Volume 35 Number 7
Mark Michaelis this month delves into .NET 5, the promised universal framework that unites the parallel threads of .NET Framework, Xamarin/Mono, and .NET Core into a single, universal target for desktop, Web, cloud, and device developers.
[The Working Programmer]
Ted Neward closes out his series on the Naked Objects Framework with a look at NOF Restful API networking, and how the entire state of the network interaction is stored in a hypermedia document shared between the client and the server.
Artificial intelligence and machine learning services are more accessible than ever, yet developers and data scientists face the growing challenge of choosing among them. In this hands-on exploration, Ashish Sahu walks through an end-to-end AI scenario and explores how the various Microsoft Azure AI services can be applied at each stage.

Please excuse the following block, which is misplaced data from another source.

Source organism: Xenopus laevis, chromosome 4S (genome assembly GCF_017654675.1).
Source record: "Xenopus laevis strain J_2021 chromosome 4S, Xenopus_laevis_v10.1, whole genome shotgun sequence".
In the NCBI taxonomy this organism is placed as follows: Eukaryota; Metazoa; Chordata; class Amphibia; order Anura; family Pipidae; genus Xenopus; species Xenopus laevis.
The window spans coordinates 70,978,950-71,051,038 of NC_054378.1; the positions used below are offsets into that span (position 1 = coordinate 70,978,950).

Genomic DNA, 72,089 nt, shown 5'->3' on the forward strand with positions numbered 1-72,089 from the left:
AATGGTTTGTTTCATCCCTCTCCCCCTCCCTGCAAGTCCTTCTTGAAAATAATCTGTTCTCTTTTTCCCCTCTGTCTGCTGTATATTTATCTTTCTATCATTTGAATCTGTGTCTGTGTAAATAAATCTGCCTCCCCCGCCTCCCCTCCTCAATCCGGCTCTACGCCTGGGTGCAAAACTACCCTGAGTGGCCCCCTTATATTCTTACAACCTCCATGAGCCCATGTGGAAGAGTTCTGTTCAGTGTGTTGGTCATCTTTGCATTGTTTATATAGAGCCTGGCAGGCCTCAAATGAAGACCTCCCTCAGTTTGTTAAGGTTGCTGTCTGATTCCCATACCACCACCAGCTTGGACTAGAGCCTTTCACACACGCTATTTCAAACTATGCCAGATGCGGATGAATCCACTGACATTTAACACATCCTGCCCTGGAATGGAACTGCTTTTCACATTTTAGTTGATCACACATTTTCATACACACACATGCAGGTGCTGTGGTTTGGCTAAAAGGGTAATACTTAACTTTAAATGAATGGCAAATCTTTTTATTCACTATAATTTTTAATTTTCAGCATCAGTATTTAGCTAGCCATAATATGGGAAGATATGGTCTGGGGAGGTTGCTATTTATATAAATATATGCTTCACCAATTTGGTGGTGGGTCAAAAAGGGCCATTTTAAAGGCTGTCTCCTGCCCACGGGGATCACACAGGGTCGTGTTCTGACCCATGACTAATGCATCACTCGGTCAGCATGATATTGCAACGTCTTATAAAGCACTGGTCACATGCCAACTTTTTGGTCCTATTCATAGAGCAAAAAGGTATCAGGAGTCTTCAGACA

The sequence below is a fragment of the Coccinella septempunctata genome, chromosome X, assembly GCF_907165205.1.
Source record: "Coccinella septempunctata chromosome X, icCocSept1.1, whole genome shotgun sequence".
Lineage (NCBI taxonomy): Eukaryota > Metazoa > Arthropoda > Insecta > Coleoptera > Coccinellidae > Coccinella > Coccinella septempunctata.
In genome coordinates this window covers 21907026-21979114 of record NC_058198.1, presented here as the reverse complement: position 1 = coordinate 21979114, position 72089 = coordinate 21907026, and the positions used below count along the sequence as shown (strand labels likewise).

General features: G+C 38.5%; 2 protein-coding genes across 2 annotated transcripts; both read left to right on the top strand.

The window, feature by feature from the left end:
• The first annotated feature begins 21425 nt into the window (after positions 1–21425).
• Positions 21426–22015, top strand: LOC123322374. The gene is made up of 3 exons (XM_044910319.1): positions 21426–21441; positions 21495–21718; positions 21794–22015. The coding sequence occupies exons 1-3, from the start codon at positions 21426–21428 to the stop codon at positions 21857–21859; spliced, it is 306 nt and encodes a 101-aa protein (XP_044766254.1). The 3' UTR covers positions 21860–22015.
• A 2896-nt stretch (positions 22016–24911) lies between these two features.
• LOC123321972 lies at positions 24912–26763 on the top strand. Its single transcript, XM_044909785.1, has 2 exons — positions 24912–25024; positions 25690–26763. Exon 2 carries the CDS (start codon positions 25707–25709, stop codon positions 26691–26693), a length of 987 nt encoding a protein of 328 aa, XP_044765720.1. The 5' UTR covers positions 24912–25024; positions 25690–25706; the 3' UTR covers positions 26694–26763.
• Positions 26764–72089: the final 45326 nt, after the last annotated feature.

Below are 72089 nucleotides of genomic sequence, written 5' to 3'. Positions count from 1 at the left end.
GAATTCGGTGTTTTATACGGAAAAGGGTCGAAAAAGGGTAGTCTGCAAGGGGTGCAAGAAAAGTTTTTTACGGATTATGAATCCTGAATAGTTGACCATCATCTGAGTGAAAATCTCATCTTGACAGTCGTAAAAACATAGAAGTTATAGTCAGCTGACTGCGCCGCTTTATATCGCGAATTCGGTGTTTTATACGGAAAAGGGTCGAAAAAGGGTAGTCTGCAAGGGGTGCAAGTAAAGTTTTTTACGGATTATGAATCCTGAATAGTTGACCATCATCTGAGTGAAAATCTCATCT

[ASP.NET Core 3.0]
Stefano Tempesta continues his exploration of a biometric security system, as he walks through collecting facial information from cameras registered as IoT devices and streaming data to an IoT Hub in Azure. The solution leverages a machine learning service that analyzes each access request against a historical dataset to thwart unauthorized intrusions.
Microsoft ML.NET is a large, open source library of machine learning functions that lets you create a prediction model using a C# language program. Writing such a program isn’t simple, but as James McCaffrey explains, the AutoML system uses the ML.NET command-line interface (CLI) tool to create a prediction model for you. It also generates customizable sample code that uses the model.